There is also plenty of options for easy walks if a person uses the Vehicle Track around the perimeter of the island. Once off the vehicle track, the routes are generally quite steep and unsteady.
Wheelchair and Buggie Suitability
Rangitoto is generally not suitable for wheelchairs and Buggies unless you stay on the Vehicle Track. This is a dirt road and gets reasonably close to the summit but a 20 – 30 min walk up stairs and steep hills will still be required to reach the summit.
The Hobsonville Point Walkway circumnavigates a newly developed area of Auckland. Much of the walkway follows the foreshore and offers pictureque harbour views . This is a walk of variety – parks, developments, wharf and historic homes.
This walk is full of interesting views and experiences.
Start the walk from Catalina Cafe , next to the beautiful Hobsonville Point Park and then meander your way around the newly developed streets. The busy footpaths soon give-way to a coastal track which leads you around Hobsonville Point. The track is generally very wide and is in very good condition.
Views of the harbour and back to Auckland City in the distance are both stunning and plentiful. There are areas of grass fields and native bush enroute, particularly Onekiritea Park.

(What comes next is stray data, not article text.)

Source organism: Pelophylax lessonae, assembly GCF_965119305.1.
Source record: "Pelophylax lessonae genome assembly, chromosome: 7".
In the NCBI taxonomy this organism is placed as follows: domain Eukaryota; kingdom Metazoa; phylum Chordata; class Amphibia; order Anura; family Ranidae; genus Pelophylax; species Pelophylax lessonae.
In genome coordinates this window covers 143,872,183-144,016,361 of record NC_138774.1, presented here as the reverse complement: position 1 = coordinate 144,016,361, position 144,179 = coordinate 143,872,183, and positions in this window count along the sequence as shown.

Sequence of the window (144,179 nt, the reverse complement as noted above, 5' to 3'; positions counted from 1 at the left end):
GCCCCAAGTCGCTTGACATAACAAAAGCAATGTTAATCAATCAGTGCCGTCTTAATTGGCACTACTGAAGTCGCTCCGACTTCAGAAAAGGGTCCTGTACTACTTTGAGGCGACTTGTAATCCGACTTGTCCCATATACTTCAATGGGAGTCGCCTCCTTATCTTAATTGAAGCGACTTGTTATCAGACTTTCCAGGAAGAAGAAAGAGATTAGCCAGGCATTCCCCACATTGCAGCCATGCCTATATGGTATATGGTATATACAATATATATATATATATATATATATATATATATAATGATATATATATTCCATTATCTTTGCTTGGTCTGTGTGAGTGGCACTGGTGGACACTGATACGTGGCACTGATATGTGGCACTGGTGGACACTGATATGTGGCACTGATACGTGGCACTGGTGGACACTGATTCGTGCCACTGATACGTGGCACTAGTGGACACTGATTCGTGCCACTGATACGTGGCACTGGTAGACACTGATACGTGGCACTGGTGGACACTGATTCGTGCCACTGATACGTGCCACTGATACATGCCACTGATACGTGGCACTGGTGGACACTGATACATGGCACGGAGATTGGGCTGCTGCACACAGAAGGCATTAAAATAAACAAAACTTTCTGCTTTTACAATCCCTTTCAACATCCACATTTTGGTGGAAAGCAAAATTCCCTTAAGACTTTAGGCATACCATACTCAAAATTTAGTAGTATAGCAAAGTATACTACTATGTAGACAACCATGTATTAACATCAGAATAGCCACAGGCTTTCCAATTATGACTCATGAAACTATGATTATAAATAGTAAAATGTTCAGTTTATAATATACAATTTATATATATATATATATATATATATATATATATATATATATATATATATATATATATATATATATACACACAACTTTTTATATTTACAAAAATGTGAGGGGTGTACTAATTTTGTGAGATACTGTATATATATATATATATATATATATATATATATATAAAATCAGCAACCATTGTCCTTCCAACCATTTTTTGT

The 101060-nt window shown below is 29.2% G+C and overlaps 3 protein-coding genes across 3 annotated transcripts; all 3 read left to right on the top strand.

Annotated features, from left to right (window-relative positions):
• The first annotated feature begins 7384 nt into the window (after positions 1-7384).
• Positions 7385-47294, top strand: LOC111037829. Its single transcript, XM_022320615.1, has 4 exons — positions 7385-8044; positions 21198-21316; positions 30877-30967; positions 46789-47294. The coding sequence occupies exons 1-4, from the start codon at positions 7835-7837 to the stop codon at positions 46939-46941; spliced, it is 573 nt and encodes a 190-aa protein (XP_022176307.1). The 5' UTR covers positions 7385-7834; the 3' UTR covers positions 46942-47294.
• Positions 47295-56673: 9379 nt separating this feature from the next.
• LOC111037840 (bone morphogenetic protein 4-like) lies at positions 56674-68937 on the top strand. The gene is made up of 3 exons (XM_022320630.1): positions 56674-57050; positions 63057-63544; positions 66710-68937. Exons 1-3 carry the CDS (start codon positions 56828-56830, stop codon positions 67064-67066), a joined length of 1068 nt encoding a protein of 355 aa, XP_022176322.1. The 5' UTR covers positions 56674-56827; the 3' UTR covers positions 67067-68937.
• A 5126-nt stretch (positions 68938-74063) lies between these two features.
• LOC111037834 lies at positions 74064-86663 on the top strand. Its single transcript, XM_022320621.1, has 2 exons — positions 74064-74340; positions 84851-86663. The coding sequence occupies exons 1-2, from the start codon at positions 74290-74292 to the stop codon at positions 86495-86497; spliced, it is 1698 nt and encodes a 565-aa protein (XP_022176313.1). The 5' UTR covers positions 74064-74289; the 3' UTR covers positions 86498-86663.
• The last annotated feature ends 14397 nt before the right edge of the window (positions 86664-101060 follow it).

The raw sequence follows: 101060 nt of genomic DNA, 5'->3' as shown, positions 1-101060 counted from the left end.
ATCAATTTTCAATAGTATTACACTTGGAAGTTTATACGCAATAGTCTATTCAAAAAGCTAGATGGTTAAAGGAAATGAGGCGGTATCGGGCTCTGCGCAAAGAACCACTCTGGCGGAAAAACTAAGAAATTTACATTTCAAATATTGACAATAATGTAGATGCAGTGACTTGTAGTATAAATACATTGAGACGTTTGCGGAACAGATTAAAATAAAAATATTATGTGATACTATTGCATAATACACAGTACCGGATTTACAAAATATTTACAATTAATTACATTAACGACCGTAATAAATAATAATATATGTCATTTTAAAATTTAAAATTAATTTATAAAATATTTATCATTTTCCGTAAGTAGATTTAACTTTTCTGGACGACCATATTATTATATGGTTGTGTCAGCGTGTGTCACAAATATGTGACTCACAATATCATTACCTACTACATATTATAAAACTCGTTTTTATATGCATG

Once past Harrier Point Park the coastal walk takes in the Hobsonville Ferry Terminal precinct with its facilities and then tracks alongside recent housing developments. It is a fascinating mix of ‘the new’ alongside beautiful water views and two historic homes.
Chichester Cottage is a quaint old cottage built by Doug and Audrey Mill around 1927. Mill House, originally known as ‘Windover’, was built in the early 1930’s by prominent Auckland Architect George Tole for the Mill’s. Follow the links to find out more information.
This walkway is very easy and excellent underfoot, great for buggies, wheelchairs and bikes. There is a good playground at Hobsonville Point Park where the walk starts and another (only a flying fox and tyre swing) at Harrier Point.